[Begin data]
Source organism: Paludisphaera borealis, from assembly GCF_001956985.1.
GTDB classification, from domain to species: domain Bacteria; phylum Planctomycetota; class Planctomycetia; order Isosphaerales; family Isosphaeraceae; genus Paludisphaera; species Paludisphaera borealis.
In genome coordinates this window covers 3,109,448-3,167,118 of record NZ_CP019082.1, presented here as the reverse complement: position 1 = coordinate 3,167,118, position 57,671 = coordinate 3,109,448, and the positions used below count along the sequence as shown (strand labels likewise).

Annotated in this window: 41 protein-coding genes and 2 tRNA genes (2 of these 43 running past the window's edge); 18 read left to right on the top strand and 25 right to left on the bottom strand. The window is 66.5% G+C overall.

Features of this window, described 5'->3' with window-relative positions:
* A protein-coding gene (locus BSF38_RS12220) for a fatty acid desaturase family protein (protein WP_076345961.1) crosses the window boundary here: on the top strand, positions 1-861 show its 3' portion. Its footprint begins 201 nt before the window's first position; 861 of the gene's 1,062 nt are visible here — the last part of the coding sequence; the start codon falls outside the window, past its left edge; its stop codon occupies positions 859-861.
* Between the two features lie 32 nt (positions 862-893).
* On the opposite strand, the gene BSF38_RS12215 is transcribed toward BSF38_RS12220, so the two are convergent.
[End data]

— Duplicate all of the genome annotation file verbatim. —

Source organism: Paludisphaera borealis, from assembly GCF_001956985.1.
GTDB classification, from domain to species: domain Bacteria; phylum Planctomycetota; class Planctomycetia; order Isosphaerales; family Isosphaeraceae; genus Paludisphaera; species Paludisphaera borealis.
In genome coordinates this window covers 3,109,448-3,167,118 of record NZ_CP019082.1, presented here as the reverse complement: position 1 = coordinate 3,167,118, position 57,671 = coordinate 3,109,448, and the positions used below count along the sequence as shown (strand labels likewise).

Annotated in this window: 41 protein-coding genes and 2 tRNA genes (2 of these 43 running past the window's edge); 18 read left to right on the top strand and 25 right to left on the bottom strand. The window is 66.5% G+C overall.

Features of this window, described 5'->3' with window-relative positions:
* A protein-coding gene (locus BSF38_RS12220) for a fatty acid desaturase family protein (protein WP_076345961.1) crosses the window boundary here: on the top strand, positions 1-861 show its 3' portion. Its footprint begins 201 nt before the window's first position; 861 of the gene's 1,062 nt are visible here — the last part of the coding sequence; the start codon falls outside the window, past its left edge; its stop codon occupies positions 859-861.
* Between the two features lie 32 nt (positions 862-893).
* On the opposite strand, the gene BSF38_RS12215 is transcribed toward BSF38_RS12220, so the two are convergent.